The clearest message of the Bucks County Women’s Advocacy Coalition’s annual Call to Action was a criticism of Donald Trump.
Bucks County Commissioner Diane Marseglia spoke about the Republican presidential candidate during her keynote address at the event, though did not once call him by name. She asked the women gathered to consider what a Trump presidency would mean for women’s issues.
“I feel deeply that this country, this state and even this county are in the midst of a shocking change, a change that could undermine the very essence and strength and wellness of women,” Marseglia said. “I am appalled that what is being said about women is not getting this person denied airtime … I am asking myself: Why I am not hearing outrage? Where is the pushback? Sometimes I want to yell, ‘Where are my sisters?’ ”
Marseglia, a Democrat, spoke about her role as commissioner, how she is now able to work with fellow commissioners Rob Loughery and Charlie Martin, both Republicans, to get things accomplished for Bucks. She explained that although her role seems equal after eight years as commissioner, her first four years were difficult in terms of dealing with other commissioners and staff members.
“Not one time. Never ever, ever did I call any of them ‘fatso’ or ‘bozo’ or ‘dum-dum’. If anyone here did that, I would venture to guess that you would be shunned and you would lose your job,” she continued.
Marseglia also related Trump’s behavior to that of a bully. Bullying, she said, is something Bucks County officials and school districts have fought against, especially for its youngest residents.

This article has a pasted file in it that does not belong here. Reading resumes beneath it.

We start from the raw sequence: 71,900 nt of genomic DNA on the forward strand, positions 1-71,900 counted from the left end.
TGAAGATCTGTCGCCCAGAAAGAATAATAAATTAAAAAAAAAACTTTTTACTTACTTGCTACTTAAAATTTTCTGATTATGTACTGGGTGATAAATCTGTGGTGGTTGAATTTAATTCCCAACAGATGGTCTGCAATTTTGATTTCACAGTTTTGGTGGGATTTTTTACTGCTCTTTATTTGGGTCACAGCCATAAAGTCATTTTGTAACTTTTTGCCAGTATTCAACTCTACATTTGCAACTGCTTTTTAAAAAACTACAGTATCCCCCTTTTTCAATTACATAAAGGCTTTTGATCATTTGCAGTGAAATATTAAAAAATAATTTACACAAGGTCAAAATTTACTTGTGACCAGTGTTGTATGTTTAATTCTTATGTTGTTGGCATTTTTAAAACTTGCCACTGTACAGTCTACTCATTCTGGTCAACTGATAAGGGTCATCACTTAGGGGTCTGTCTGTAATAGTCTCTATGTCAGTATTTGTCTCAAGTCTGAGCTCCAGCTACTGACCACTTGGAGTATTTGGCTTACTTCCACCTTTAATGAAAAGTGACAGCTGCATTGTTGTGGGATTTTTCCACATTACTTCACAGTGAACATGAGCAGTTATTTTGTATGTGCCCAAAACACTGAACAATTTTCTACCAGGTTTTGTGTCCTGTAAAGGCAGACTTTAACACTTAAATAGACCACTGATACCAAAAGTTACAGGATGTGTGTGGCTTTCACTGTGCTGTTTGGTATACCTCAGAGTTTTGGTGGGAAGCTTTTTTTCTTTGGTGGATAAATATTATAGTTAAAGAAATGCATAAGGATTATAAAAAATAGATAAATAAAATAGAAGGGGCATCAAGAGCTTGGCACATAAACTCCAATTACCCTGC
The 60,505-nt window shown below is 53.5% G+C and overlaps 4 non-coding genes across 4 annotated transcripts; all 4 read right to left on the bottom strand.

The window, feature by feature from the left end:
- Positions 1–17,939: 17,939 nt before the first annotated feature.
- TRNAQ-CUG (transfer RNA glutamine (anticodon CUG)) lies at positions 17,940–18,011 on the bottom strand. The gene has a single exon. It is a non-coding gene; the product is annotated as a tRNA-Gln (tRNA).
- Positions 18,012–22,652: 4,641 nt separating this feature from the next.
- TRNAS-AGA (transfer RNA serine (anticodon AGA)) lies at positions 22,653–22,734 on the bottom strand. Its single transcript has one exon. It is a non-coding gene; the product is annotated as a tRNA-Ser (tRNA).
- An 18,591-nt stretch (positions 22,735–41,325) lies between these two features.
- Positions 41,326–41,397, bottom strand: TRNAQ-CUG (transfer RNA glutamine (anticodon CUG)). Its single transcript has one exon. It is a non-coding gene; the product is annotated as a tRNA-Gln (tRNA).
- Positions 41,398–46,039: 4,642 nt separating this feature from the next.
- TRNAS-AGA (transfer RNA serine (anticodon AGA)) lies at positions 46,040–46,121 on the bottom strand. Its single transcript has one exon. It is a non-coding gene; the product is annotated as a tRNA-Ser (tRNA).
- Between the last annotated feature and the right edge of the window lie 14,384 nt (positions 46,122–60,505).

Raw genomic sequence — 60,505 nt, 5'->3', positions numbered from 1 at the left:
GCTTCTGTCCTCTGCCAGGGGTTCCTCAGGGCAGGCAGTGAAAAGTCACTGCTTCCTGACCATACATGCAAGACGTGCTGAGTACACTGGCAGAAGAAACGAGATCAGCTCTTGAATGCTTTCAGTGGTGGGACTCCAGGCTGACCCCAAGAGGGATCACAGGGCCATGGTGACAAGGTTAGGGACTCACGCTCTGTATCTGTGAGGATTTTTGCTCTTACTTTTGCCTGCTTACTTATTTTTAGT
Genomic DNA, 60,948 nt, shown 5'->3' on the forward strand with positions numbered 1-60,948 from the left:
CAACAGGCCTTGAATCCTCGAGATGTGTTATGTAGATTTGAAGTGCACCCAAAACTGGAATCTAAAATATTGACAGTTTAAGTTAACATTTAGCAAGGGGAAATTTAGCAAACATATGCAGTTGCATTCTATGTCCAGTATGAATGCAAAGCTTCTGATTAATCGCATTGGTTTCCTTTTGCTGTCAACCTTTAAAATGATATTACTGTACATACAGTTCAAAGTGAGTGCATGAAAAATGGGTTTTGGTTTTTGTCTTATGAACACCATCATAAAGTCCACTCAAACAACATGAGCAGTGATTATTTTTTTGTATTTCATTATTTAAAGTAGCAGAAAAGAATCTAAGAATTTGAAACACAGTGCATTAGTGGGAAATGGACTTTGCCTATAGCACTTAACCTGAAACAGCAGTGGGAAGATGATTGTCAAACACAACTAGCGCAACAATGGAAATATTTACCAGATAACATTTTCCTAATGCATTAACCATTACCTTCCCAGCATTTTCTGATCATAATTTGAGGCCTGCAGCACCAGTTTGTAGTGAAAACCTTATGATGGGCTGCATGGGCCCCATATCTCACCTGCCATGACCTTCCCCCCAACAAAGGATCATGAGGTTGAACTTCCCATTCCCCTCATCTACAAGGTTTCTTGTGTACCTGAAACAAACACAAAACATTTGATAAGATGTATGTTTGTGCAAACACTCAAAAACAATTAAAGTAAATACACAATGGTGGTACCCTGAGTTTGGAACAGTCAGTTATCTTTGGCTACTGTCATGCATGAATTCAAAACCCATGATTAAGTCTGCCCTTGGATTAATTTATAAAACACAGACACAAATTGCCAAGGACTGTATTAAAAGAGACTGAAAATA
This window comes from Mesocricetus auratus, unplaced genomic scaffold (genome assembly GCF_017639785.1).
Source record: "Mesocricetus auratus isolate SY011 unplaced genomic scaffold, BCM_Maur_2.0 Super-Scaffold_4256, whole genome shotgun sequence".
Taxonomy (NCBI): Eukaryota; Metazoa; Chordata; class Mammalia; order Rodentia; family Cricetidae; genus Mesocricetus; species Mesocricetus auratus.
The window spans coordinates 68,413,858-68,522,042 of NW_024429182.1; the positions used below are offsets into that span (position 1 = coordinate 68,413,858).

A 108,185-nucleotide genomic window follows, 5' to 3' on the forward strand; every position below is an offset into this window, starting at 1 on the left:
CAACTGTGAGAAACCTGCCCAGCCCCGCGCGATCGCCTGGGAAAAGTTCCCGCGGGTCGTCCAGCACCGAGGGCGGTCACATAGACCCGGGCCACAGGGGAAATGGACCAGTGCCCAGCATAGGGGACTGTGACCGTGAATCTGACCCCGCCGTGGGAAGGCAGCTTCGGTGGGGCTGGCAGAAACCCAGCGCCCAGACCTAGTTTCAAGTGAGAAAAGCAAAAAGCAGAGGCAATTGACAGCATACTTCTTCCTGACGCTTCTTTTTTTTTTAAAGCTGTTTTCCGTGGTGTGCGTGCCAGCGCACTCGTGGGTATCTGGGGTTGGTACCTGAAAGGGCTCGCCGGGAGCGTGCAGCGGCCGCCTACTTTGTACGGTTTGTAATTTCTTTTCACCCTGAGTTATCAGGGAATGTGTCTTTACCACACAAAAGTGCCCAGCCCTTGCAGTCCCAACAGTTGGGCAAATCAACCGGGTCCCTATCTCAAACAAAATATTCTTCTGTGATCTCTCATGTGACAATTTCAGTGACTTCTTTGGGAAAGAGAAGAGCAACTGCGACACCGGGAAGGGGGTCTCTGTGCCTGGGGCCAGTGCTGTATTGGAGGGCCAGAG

“How on Earth are we going to tell our children that they are not allowed to bully when there is a man on television at night calling people names: ‘lying Ted,’ ‘little Marco,’ ‘crooked Hillary,’ ” Marseglia said. “Yet these atrocious words are on your nightly news, night after night.”
Marseglia then moved to issues facing Bucks, talking about problems like child abuse and neglect. Since the Jerry Sandusky child sex scandal, Pennsylvania laws have been updated and child abuse reporting in Bucks has doubled. Marseglia said that Bucks has hired “two or three” more social workers.
“How are we going to find out what is the core of this abuse and neglect of children that we can’t get rid of … when we have someone who last night and other nights has said, ‘I’d be willing to date my daughter if she wasn’t my daughter?’ ” Marseglia said. “That’s warped, and if any of us said that, we would have child abuse investigating us tomorrow morning.”
Marseglia also highlighted other priorities for Bucks, like improving mental health services and drug abuse and treatment, as well as addressing sexual assault, relationship issues and other problems facing women.
She underlined the difficulties of achieving these priorities if the Trump campaign succeeds.
“Perhaps for the first time, I’m starting to wonder, did our work slow down too soon on women’s issues?” she asked. “We need to find our outrage. And when you find your outrage, I’m asking you to lean in and cherish it.”
For more information or to get involved with the Bucks County Women’s Advocacy Coalition, visit www.bcwac.org.